Growth of political literacy

For the electorate to make informed political choices, they must be able to obtain information about political parties and individual candidates.

It is important that voters can understand political theory and the issues that parties stand for - they should be able to receive political information as well as understand it.

During the 1800s, a number of societal changes helped to raise understanding of politics in Britain:

  • improvements in transport
  • growth of libraries
  • improvements in education

Improved transport

 George Stephenson’s Rocket, one of the first railway engines
George Stephenson’s Rocket, one of the first railway engines

In the early 1800s, lack of effective transport meant that many areas of Britain were cut off in terms of receiving up to date information. Voters rarely met those who they voted for and often never heard them speak. The establishment of a railway network in Britain helped to change this:

  • an increase in railways meant that information travelled faster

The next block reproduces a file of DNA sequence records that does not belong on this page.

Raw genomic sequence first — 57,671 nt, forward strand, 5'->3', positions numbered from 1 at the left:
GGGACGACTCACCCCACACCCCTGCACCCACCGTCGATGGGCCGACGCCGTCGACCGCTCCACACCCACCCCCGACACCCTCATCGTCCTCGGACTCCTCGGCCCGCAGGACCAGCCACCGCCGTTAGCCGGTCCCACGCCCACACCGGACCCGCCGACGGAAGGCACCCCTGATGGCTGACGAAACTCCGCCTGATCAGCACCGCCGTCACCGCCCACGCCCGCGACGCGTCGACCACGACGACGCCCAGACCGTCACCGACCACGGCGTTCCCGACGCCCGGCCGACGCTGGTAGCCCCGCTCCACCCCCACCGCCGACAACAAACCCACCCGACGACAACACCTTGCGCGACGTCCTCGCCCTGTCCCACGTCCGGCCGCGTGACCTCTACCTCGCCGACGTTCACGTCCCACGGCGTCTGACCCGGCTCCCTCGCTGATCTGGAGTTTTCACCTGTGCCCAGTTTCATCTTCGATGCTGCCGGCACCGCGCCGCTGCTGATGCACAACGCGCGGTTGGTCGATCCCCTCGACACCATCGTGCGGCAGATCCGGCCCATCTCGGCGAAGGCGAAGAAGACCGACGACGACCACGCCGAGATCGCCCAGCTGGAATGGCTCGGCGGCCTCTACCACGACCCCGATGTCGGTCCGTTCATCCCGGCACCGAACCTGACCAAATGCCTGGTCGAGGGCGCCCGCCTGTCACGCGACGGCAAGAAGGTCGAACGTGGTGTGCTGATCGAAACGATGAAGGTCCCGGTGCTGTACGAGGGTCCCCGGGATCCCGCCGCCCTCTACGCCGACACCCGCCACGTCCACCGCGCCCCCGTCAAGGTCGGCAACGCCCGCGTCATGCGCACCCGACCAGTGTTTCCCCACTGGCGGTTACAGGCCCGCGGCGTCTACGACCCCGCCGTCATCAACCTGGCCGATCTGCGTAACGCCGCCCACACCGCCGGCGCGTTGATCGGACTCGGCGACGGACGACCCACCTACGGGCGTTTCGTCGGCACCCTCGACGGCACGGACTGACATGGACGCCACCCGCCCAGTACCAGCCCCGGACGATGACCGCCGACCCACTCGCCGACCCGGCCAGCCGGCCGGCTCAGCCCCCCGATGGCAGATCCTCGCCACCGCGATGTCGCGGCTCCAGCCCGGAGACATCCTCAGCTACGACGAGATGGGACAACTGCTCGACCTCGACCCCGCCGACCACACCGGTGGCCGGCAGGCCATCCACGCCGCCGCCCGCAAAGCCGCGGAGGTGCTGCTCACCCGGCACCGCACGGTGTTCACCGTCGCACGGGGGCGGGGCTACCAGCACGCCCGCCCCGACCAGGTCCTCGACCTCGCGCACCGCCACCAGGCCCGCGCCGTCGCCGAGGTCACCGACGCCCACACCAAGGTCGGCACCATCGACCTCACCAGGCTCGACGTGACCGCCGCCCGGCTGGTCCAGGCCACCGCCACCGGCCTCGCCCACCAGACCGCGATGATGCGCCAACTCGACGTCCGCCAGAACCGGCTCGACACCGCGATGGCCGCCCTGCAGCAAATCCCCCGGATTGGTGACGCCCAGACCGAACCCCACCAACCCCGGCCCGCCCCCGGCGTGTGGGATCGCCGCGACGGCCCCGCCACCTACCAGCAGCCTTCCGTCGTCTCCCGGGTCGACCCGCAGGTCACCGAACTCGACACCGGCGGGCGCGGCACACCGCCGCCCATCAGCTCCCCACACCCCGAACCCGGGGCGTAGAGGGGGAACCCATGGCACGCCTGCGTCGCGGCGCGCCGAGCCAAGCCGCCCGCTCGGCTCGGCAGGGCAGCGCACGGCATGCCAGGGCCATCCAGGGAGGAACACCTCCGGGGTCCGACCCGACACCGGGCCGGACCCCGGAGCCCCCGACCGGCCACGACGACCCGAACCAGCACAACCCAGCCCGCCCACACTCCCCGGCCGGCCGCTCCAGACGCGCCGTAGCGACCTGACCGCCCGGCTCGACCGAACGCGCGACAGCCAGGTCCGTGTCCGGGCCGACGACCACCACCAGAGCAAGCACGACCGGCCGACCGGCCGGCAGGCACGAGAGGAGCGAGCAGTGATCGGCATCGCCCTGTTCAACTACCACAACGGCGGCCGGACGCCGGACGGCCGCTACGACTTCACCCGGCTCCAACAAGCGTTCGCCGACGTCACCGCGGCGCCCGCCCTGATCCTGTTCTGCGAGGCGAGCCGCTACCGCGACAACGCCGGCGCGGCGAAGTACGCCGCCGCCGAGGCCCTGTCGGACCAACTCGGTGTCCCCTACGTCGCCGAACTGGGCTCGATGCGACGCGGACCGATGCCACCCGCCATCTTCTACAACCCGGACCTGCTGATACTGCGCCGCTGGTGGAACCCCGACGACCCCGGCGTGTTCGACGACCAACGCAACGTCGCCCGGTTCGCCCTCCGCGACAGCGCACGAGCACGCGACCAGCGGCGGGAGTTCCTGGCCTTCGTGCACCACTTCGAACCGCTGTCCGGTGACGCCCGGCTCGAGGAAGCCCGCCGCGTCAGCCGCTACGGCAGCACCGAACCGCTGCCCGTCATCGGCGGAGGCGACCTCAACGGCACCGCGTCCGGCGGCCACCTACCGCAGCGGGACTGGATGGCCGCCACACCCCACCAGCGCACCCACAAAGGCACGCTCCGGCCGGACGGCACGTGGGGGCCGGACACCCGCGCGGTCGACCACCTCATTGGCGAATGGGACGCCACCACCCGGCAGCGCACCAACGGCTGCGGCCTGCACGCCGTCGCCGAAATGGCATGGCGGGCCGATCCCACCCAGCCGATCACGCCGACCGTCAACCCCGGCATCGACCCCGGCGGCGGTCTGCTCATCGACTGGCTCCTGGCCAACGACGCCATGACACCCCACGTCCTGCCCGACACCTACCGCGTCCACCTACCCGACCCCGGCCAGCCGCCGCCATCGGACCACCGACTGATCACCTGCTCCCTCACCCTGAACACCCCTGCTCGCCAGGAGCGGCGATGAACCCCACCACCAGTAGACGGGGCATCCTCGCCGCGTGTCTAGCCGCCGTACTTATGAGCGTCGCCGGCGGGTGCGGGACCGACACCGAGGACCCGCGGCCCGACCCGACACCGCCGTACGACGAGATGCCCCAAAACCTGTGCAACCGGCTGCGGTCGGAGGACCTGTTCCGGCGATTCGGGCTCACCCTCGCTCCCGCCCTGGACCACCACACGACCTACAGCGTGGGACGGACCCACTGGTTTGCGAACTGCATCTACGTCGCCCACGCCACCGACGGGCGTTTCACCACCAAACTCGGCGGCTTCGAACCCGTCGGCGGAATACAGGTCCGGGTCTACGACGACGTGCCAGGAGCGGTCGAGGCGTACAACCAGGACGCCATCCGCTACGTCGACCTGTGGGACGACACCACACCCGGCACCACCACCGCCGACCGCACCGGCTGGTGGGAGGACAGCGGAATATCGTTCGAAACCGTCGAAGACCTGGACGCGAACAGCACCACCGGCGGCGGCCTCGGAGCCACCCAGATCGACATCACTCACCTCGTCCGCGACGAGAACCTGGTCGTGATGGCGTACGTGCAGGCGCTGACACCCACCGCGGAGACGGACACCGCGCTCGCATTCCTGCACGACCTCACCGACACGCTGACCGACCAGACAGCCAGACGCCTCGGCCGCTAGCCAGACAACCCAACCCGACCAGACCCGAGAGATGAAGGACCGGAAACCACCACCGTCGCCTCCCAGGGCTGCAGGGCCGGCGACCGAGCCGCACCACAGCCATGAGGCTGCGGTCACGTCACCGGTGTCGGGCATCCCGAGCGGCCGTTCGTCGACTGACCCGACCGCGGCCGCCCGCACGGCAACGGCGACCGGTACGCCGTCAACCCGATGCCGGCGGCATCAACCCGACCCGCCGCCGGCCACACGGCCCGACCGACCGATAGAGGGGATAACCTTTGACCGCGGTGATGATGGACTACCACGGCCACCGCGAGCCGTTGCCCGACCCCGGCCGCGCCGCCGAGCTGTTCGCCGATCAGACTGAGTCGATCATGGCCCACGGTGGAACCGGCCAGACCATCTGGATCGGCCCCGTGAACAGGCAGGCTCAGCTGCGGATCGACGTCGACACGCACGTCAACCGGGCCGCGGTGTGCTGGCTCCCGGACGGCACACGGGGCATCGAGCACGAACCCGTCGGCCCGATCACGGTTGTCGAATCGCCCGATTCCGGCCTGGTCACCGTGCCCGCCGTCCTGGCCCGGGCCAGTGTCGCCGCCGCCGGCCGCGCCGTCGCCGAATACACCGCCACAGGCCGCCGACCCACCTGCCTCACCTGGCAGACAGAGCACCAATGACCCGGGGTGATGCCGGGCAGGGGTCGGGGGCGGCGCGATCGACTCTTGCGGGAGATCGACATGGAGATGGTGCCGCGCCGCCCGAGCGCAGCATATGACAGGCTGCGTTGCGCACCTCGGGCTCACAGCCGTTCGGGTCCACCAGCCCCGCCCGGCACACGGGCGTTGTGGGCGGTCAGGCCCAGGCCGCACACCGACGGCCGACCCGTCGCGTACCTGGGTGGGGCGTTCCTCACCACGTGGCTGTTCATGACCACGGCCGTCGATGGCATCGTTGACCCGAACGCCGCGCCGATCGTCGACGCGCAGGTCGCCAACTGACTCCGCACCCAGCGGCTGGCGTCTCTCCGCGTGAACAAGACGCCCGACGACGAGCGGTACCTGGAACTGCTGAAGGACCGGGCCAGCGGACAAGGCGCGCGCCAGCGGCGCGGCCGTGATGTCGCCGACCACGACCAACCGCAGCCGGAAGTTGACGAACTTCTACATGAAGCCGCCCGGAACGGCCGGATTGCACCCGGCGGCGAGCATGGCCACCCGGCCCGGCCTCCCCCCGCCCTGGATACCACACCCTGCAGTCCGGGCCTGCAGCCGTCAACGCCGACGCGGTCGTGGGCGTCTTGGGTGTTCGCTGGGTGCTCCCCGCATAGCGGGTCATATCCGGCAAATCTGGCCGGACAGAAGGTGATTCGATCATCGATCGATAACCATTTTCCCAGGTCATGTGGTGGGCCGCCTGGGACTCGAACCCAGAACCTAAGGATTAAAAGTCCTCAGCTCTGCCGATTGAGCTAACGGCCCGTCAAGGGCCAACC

• distribution of newspapers became more widespread - publishers could now reach more isolated geographical areas
  • many newspapers had previously been weekly or monthly publications - improved speed of distribution brought an increase in daily newspapers
  • politicians like William Gladstone began to use new methods of transport to reach previously isolated members of the public
  • it became more practical for politicians to ‘tour’ the country and spread their political ideas and party manifestos

All these factors resulted in an improved understanding and awareness of current affairs throughout the country.

Spread of knowledge

Libraries also provided newspaper and discussion rooms where the public could meet to spread political ideas.

Between 1870 and 1872, Education Acts were passed in England and Scotland respectively, to introduce compulsory education for all from 5-12 years. This helped to increase levels of literacy amongst the populace.